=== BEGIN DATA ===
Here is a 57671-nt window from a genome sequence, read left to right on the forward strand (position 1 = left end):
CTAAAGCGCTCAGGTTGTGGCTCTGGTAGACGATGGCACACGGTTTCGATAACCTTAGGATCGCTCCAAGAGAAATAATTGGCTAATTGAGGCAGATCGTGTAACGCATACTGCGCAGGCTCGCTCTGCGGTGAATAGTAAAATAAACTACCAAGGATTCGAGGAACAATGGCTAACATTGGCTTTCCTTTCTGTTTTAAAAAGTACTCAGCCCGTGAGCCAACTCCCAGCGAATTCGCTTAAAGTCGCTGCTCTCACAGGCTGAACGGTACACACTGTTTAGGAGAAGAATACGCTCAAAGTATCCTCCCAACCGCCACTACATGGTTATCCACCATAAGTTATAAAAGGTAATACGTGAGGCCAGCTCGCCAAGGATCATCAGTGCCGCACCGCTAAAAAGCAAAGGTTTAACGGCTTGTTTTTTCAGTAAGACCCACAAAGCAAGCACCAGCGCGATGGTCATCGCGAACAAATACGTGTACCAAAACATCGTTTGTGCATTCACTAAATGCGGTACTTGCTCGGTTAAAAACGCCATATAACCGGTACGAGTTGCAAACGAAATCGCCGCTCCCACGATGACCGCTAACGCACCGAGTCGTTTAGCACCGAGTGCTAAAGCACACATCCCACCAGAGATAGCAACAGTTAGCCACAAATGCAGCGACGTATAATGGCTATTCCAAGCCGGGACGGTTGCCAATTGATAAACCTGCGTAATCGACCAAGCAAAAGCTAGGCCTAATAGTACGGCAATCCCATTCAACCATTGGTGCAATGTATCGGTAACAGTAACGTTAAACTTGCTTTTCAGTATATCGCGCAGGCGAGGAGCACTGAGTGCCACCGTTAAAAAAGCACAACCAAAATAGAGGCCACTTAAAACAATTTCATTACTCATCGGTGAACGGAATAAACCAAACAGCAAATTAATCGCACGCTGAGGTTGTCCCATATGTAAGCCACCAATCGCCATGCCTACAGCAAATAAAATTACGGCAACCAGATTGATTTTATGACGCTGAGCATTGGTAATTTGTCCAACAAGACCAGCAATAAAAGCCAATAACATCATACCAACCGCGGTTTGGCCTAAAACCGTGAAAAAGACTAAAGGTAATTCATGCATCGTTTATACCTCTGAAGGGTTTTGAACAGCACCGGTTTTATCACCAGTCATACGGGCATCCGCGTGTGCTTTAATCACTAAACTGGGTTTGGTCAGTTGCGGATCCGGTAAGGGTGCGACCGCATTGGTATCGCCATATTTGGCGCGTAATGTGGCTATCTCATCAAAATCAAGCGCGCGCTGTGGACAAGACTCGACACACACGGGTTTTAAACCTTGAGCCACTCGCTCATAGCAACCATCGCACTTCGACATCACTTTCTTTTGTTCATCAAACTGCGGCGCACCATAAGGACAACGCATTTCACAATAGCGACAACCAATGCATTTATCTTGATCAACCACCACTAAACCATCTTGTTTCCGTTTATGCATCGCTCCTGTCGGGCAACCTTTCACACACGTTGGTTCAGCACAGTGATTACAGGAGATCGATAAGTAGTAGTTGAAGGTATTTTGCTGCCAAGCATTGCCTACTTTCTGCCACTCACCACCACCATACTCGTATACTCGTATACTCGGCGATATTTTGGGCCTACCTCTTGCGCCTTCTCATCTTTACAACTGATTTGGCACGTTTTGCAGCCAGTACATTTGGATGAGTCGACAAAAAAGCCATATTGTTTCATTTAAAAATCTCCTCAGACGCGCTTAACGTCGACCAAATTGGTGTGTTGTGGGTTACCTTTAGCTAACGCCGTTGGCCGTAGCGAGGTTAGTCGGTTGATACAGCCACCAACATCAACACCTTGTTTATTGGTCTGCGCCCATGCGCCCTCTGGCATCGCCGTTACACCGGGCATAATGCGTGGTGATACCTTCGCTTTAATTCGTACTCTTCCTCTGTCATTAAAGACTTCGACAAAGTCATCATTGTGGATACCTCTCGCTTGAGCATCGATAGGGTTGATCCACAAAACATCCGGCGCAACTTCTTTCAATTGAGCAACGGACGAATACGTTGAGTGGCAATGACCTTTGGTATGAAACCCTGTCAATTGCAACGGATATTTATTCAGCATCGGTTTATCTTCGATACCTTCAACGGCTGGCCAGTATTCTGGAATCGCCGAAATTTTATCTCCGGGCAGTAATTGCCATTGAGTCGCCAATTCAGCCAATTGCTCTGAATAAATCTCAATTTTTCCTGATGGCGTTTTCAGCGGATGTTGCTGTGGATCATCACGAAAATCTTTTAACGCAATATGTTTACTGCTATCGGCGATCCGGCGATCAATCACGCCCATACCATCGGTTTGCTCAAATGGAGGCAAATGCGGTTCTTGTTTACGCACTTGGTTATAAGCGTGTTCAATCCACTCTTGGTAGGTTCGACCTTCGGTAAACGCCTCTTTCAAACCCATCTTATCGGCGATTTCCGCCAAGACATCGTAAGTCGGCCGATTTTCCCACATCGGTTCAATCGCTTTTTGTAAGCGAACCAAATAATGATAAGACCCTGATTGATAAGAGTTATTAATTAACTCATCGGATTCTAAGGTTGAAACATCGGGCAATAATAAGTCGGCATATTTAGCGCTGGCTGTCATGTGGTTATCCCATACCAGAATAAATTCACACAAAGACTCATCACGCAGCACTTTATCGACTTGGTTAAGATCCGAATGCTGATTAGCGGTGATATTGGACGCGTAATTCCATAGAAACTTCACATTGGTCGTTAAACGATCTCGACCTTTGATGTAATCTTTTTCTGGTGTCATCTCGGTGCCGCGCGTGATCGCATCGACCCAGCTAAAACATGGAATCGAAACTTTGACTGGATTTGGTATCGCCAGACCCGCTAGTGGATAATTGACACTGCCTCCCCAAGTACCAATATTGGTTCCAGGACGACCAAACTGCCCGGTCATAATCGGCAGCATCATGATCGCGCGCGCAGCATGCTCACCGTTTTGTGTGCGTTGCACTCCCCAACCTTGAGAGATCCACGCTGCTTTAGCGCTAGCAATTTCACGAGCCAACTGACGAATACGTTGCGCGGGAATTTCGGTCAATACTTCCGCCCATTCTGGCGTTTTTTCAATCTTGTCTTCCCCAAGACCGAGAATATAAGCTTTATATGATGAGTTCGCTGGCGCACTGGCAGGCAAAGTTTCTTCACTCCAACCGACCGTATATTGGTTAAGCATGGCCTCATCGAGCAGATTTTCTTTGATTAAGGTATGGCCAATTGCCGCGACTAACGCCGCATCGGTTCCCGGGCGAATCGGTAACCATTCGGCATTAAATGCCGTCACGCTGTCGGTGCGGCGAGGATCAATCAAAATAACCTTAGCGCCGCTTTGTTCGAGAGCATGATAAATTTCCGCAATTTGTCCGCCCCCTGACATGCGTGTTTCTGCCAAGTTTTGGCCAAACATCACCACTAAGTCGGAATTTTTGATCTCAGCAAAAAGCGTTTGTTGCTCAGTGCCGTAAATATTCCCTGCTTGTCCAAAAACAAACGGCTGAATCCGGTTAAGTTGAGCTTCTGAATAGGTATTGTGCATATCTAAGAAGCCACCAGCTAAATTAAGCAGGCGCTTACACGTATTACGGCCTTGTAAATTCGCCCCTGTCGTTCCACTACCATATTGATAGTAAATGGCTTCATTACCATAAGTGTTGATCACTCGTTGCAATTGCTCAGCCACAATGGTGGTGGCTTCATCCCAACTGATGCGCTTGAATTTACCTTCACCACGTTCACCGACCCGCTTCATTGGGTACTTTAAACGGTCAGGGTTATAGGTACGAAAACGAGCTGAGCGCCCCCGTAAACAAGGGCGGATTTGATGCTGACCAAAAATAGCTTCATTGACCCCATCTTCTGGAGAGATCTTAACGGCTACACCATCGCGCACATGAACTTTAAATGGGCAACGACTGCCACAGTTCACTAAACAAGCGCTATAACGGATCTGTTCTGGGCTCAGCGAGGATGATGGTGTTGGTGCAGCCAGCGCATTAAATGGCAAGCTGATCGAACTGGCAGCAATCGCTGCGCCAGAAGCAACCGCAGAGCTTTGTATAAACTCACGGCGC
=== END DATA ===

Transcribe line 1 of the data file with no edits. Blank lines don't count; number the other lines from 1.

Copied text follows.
Here is a 57671-nt window from a genome sequence, read left to right on the forward strand (position 1 = left end):